“Freemium” is great as an acquisition strategy - you can get a lot of people onboard and, after a free trial, you can push them into the journey to pay for it. Or you can bring them in for the freemium and offer features behind a paywall.
Ultimately, if you’re confident enough that your product brings enough value and users will be able to see the perceived value, there’s no reason why you can’t start charging up front. You’re, after all, putting a lot of time and effort into it.
- Does everyone have to build a mobile app, or can you just build a web app? And how do you decide?
Sam - No, you don’t have to go for a mobile app, in the majority of cases. A lot of people navigate towards a mobile app straight away, but start by thinking about why you need an app. Is it for mobility? Is it a service that people need to use or access on the go? Are you targeting a particular demographic that’s just used to using mobile apps? In the past 7-10 years this has become such a saturated market that getting a mobile app in an app store and getting it to index it well so it’s searchable is increasingly harder, then getting people to download it and register with it… it’s just a lot of friction. While with a website, it’s just a URL. Websites today are fully optimised for mobile, they will look great and can behave in the same way, so you can start with a website and test the demand for it.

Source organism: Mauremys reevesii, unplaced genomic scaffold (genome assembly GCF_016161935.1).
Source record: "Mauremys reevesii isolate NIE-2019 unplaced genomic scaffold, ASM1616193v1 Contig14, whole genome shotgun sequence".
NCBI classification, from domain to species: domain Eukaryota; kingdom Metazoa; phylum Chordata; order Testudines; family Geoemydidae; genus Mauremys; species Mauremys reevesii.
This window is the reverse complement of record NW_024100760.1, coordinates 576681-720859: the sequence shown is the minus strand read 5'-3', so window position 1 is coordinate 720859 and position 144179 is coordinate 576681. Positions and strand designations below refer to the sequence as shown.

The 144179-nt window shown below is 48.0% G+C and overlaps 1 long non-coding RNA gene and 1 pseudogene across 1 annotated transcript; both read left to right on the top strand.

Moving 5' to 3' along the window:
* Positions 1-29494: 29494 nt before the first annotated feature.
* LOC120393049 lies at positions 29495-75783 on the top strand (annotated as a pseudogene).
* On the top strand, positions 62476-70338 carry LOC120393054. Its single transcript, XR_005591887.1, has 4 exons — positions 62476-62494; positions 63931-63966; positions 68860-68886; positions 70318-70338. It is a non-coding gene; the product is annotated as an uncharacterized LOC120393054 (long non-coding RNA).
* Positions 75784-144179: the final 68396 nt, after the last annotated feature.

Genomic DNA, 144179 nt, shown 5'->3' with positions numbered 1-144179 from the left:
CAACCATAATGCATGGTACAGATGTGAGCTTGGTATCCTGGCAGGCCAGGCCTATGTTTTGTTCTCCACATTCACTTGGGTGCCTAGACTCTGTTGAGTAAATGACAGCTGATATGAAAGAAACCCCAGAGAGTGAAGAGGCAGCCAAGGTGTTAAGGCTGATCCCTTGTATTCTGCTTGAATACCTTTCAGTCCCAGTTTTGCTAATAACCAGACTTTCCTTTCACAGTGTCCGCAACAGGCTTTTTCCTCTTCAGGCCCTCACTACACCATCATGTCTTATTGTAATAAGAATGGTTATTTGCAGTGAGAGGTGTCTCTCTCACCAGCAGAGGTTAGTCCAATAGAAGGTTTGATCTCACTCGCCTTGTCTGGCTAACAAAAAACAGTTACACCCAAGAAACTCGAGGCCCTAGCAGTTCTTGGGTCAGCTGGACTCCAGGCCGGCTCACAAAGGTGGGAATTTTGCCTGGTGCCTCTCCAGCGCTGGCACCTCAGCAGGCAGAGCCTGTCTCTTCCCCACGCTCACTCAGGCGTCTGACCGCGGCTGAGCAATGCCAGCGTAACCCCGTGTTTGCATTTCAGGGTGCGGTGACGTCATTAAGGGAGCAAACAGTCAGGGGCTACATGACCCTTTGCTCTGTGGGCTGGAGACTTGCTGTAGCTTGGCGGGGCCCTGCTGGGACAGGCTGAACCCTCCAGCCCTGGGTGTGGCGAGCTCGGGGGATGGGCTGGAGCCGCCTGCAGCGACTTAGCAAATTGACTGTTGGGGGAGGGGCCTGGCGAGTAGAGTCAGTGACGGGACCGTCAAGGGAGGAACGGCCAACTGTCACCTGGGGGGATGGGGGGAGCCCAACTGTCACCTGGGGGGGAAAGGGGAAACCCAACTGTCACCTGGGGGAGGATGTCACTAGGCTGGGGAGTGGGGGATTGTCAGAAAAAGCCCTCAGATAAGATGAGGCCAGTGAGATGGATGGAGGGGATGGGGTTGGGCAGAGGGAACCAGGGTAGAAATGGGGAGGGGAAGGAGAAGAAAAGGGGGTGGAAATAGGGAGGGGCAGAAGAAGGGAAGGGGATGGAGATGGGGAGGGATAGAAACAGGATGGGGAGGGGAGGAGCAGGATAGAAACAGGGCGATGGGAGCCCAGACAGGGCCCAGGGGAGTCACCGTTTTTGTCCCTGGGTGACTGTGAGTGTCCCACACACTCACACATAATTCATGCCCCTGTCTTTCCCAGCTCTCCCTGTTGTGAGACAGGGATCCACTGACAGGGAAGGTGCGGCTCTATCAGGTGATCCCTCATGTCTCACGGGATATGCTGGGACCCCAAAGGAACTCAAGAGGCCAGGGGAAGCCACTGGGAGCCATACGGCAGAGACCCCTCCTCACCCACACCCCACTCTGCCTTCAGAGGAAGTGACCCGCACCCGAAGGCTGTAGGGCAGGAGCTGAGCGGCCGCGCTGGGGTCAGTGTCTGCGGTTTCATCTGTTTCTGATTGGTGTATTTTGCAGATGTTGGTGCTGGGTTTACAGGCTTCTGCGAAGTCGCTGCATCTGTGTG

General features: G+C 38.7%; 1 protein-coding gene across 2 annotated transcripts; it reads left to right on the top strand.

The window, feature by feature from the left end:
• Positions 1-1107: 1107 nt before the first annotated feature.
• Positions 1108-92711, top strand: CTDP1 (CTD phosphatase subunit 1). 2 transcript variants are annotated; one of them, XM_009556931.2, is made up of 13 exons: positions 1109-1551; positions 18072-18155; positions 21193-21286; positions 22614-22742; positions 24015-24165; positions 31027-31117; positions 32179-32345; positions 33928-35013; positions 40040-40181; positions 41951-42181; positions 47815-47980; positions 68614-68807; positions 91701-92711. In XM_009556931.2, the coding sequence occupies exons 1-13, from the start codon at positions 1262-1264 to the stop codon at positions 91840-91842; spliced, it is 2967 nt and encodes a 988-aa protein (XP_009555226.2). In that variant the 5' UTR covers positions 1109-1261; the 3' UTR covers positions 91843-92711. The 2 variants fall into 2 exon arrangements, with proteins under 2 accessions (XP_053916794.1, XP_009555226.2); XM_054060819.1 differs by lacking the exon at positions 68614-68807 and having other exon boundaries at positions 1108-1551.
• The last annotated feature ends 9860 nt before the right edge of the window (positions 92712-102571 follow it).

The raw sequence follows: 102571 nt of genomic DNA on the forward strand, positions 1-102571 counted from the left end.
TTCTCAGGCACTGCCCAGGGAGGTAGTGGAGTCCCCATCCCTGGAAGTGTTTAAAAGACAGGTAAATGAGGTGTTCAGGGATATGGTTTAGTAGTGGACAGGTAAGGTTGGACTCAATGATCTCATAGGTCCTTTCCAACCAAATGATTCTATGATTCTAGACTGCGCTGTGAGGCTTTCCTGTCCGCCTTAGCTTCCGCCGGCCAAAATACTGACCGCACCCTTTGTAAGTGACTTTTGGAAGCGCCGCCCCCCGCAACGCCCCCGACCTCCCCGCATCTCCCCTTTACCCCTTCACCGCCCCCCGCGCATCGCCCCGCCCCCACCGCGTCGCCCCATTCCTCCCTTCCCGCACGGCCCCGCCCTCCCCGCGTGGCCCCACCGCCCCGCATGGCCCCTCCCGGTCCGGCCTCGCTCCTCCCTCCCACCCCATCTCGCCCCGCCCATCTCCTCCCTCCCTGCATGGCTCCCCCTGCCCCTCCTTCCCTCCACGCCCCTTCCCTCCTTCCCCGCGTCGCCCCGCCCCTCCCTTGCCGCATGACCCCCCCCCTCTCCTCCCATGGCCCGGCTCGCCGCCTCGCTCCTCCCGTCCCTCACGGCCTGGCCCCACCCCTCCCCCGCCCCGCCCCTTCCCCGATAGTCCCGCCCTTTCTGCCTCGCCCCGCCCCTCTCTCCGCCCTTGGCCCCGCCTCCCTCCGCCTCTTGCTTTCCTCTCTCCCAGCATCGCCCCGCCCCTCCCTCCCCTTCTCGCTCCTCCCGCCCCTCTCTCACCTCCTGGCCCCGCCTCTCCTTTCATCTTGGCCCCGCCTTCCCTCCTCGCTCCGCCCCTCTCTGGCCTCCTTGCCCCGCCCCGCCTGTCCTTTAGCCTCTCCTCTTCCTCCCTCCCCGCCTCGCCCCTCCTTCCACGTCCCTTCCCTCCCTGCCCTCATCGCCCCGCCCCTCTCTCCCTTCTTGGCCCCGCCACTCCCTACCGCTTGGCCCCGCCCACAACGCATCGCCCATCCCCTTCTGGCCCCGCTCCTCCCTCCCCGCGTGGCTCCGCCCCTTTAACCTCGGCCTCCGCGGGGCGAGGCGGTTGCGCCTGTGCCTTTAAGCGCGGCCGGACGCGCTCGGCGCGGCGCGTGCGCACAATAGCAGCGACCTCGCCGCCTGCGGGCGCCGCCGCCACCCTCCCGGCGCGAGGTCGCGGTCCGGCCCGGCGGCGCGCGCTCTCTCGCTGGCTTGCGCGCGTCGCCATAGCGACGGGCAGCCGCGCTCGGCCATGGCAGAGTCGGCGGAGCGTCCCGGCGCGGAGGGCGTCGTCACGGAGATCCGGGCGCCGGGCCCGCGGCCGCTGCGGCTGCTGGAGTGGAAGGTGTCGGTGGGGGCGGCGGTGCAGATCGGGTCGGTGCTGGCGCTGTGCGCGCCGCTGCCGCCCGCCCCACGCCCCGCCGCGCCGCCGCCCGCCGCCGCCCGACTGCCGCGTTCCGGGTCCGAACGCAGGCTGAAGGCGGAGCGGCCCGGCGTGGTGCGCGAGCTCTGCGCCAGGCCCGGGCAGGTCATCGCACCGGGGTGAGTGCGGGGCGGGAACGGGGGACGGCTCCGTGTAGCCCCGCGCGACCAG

Victoria - A lot of the founders we work with mention at the very beginning they want an app, and it all depends on what you want and your current situation. If you already have a website that’s doing well, you can consider a mobile app, but think about what extra value it gives to your customers and how you want to deliver that.
If you really want a mobile app, there are ways to validate if you want to invest in it before you commit to building it. Tools such as Adalo and Glide help you create what feels like a mobile experience and even launch on a mobile store, so you can test if a mobile is what will give your customers the value they need.
- Can you have a free app and just make money from ads?
Sam - With ads, you need tons of people downloading and using your app to get any substantial revenue coming through. I wouldn’t use that as a main source of revenue initially because for the first six months to a year you might not have that amount of traffic. It takes time for a website to build up an audience, and when it does, then you can turn on the ads.
When that does happen, ad placement can be a good way to generate revenue - when someone notices that a lot of their traffic comes from your website, they contact you and offer to pay to have their ad placed on the top of your page, for example.